By: Derek Beres
Nothing reminds you of how much stuff you own like moving. As someone who has lived in 11 apartments in three states over the past 15 years, I’m well aware of those unopened boxes that get carried around from place to place. It was not until we recently moved to California that my wife and I decided to open those mysterious crates and figure out what was truly necessary to us. It was, to say the least, a cathartic process.
Do You Really
Just because you may own a basement or attic does not mean you have to fill it to the brim. Yet we often we do, with the idea that the things we pack away may one day be essential to our lives. But is that really the case?
An estimated 2 to 5 percent of humans suffer from compulsive hoarding, says psychologist and hoarding specialist David Tolin, co-author of Buried in Treasures: Help for Compulsive Acquiring, Saving, and Hoarding. Many more also hang on to clutter in ways that are unhealthy. Once lumped into obsessive-compulsive disorder, hoarding now warrants its own brand of brain science. Researchers have found that hoarders emit different brain waves in their frontal lobe. This disorder can affect people on many levels, from having an overstuffed home, to suffering from depression, to overeating, to having trouble sleeping. Even for those who are not hoarders, holding on to large quantities of unnecessary stuff can raise anxiety and lower well-being.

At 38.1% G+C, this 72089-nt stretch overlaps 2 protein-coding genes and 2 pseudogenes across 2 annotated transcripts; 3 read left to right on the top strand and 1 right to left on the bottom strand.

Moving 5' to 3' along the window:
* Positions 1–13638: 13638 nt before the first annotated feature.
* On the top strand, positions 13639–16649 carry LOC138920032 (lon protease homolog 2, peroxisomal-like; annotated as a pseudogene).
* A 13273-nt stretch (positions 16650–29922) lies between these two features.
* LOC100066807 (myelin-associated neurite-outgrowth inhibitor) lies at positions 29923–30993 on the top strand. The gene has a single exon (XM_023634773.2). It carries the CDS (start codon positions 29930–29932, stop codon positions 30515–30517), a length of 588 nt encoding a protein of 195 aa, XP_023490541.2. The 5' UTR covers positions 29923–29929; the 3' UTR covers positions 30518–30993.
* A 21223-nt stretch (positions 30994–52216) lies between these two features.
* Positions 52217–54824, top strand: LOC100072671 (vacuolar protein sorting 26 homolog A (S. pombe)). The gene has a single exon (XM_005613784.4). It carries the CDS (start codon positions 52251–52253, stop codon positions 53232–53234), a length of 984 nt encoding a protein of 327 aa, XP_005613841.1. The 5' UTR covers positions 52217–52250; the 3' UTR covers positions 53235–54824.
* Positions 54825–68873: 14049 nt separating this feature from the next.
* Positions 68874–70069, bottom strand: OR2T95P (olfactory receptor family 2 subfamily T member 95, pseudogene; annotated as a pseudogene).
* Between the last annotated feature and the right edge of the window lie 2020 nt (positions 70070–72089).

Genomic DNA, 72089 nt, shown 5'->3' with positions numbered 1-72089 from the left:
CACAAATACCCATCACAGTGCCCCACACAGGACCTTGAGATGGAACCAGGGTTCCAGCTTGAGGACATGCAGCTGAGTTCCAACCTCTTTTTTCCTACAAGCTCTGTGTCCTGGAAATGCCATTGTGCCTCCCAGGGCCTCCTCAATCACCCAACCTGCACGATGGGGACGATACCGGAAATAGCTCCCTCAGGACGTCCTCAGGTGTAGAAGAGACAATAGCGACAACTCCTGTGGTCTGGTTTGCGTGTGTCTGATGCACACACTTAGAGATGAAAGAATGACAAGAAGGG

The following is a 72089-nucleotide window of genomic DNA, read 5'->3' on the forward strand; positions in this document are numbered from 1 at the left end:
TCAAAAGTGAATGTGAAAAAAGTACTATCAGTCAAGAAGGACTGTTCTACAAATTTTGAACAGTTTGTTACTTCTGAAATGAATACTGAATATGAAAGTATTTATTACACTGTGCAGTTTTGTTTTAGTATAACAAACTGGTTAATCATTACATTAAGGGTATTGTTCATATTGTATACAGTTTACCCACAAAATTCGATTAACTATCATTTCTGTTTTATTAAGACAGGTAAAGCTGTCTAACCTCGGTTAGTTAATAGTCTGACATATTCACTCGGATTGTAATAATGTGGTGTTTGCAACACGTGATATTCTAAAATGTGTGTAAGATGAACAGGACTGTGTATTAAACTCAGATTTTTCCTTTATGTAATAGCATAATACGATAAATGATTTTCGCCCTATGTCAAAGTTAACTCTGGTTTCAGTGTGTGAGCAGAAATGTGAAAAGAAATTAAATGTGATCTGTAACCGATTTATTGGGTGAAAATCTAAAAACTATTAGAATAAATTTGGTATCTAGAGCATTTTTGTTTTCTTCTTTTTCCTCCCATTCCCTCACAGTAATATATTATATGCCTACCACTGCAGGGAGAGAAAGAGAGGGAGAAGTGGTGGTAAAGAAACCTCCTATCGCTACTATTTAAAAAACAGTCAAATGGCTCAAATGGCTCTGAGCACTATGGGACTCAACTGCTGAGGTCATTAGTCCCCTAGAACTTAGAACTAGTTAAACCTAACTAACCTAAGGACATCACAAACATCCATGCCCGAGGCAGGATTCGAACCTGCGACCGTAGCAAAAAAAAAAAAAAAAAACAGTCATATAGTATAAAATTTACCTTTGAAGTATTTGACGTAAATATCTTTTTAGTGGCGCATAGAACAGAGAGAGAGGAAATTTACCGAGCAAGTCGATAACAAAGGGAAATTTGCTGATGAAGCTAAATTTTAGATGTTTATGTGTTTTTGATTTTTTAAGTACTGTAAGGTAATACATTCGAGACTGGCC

The Art of Letting
As a longtime journalist, there are two things that I had a lot of trouble letting go of: books and music. Before my last move, I had well over 8,000 CDs and 1,000 books. And while reading and listening to music are my two favorite things to do, the increased real estate these objects were occupying was taking over my entire space. It was hard enough to navigate our New York City apartment, and my shelf space was maxed out. Here are a few tips that I found helped me get rid of what I no longer needed.
is Completely You’s Getting Unstuck blogger. A journalist, yoga instructor and DJ/music producer, he has written for such publications as Departures and The Huffington Post. He teaches yoga at Equinox Fitness and Yogis Anonymous, and is one-half of the music production team EarthRise SoundSystem. For more info, visit DerekBeres.com.
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